Nestlé's water pumping harmful to Michigan
Saturday, January 05, 2008
By Terry Swier
Special To The Press
Iam writing to set the record straight on the harm done to Michigan's waters by Nestlé water mining operations.
When the guest column, "Nestlé success in Michigan in spotlight" by Nestlé Vice President of Corporate Affairs Heidi Paul in The Grand Rapids Press was being read Dec. 12, I was testifying in front of the U.S. Congress.
I am the president of Michigan Citizens for Water Conservation (MCWC). I was on the same panel as Ms. Paul, testifying before the U.S. House of Representatives Domestic Policy Subcommittee Oversight and Government Reform Committee, and was asked many of the same questions.
Ms. Paul stated that Nestlé's pumping is good for Michigan, and the company has caused no harm.
Courts have determined otherwise. Michigan Citizens for Water Conservation won on this point in all three courts in the case MCWC v Nestlé.
The finding of fact that Nestle would cause substantial harm at levels lower than they are pumping now, was made by the Mecosta County Circuit Court and the Michigan Court of Appeals, and affirmed by the Michigan Supreme Court when it rejected Nestlé's argument that the findings were in error.
A picture of the mudflat at Dead Stream was projected on the walls at the hearing. As stated in my written testimony, before pumping, there was water in the stream, even during natural low flows and levels. Sound science, considered and argued over during 19 days of trial in MCWC's case, found Nestlé's pumping at 400 gallons per minute would reduce stream flow by 24 percent, drop levels by 2 to 4 inches, and drop the levels of two lakes by 4 inches to 6 inches.
The findings can be found in Judge Lawrence Root's opinion following the bench trial. The stream has narrowed and wetland edges and bottomlands have been invaded by plant species. Nestlé did not halt pumping. Where is Nestlé's "good neighbor" policy?
At the hearing, Congressman Dennis Kucinich asked witness Dr. David Hyndman about the picture, and asked if beaver dams had anything to do with the harm of Dead Stream. Dr. Hyndman testified, as the courts agreed, that the beaver dams had nothing to do with low levels on Dead Stream. He testified that the low levels were caused by Nestlé's pumping during low flow or growing season when the stream is most vulnerable.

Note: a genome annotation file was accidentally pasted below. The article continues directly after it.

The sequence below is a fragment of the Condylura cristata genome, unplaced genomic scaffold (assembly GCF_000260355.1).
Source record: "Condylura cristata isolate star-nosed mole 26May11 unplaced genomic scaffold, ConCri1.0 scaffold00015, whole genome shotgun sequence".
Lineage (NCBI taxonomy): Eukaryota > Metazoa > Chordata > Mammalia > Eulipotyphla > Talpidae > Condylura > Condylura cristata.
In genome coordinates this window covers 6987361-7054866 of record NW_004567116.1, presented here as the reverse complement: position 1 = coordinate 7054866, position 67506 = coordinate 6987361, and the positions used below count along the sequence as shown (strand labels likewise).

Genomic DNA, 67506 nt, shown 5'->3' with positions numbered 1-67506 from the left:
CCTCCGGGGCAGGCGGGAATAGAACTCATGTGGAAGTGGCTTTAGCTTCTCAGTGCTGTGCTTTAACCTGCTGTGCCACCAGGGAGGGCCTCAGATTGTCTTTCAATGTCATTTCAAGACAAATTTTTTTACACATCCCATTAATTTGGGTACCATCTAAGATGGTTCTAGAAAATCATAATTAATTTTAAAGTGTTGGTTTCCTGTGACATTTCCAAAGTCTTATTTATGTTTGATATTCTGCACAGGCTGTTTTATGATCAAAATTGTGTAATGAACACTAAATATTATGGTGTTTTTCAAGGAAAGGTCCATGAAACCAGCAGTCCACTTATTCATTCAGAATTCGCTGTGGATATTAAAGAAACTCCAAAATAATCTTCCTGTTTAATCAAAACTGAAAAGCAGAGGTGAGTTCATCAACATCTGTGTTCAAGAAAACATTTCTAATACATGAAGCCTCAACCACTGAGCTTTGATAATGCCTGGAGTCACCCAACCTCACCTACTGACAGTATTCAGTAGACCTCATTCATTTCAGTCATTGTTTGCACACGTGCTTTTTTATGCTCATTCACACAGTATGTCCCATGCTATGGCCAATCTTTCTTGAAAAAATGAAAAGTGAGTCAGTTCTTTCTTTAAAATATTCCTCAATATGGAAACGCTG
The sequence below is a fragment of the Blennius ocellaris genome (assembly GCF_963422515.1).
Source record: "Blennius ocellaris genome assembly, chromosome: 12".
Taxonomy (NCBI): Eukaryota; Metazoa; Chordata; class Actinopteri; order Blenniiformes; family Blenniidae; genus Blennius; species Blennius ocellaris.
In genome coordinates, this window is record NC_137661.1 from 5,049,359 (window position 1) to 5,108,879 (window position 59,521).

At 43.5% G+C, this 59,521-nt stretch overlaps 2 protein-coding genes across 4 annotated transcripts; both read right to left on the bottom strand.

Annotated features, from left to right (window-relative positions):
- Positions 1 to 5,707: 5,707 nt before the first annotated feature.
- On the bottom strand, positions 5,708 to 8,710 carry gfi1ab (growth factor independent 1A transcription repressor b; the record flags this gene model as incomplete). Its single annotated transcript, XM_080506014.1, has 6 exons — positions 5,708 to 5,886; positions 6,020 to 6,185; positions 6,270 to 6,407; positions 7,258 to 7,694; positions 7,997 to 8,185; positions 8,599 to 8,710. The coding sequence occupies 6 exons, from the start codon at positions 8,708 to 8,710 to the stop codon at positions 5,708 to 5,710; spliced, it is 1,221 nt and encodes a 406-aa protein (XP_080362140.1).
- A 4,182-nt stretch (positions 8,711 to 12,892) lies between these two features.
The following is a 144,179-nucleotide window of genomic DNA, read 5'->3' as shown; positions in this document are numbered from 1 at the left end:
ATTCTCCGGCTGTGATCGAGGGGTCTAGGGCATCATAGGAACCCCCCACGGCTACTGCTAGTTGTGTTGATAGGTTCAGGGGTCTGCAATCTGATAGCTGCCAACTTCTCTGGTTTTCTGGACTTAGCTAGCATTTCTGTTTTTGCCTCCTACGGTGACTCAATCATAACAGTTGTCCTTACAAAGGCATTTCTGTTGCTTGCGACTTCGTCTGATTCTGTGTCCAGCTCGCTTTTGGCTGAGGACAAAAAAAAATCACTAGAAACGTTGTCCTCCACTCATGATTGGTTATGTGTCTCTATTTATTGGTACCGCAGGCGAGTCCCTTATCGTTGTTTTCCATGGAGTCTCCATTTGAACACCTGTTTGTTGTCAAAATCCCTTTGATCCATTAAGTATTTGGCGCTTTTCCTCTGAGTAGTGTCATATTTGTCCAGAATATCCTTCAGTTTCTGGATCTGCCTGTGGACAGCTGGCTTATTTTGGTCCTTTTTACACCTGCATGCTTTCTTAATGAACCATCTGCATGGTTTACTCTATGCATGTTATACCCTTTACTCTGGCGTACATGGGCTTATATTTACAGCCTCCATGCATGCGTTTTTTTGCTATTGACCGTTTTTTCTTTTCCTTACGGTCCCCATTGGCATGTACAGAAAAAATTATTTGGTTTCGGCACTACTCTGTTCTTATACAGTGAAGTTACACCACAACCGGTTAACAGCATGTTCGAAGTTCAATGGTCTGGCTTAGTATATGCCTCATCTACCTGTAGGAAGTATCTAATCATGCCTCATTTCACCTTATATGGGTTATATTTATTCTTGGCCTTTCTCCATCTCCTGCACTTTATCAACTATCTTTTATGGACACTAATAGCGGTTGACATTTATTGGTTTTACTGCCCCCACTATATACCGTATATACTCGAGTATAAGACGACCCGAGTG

Nestle continues to claim there is no harm. Nestle continues to present itself as just another business using a little water. Instead, this is water mining, pure and simple -- at the expense of the public and at enormous profit to Nestlé. No amount of Nestlé bubbly talk can obscure that fact.
Nestlé also recently argued to the Michigan Supreme Court that citizens have no right to bring a lawsuit to protect wetlands or lakes on Nestlé's own property, even though it has been undisputed that their water resources are protected by state laws.
MCWC believes much of what it has done and stands for is supported by a majority of citizens in Michigan and the Great Lakes. Many citizens oppose the removal of water for export and sale as water, because this converts water under public control to private control and profit without adequate consideration of the public trust, the environment or an accounting for a substantial subsidy of a private exporter without public purpose.
Every gallon extracted as "spring water" as it appears on the label of Nestlé's Ice Mountain bottles, extracts a gallon of water that would otherwise feed a wetland, stream or lake. The diminishment of flow and level causes significant adverse impacts to these water bodies and their habitat and wildlife.
Water grabbers, like Nestlé, undermine the interest of our sixth-generation residents who live in Mecosta, on its lakes and streams; the public that fishes, boats, swims and enjoys our lakes and streams; farmers who rely on our groundwater; industry and our economy that are so dependent on our water, and the environment and public trust.
Our water is our heritage and our culture. It must be protected for our future generations. Let the water stay where it flows, not where it goes.
-- Terry Swier is President of the grassroots group Michigan Citizens for Water Conservation in Mecosta.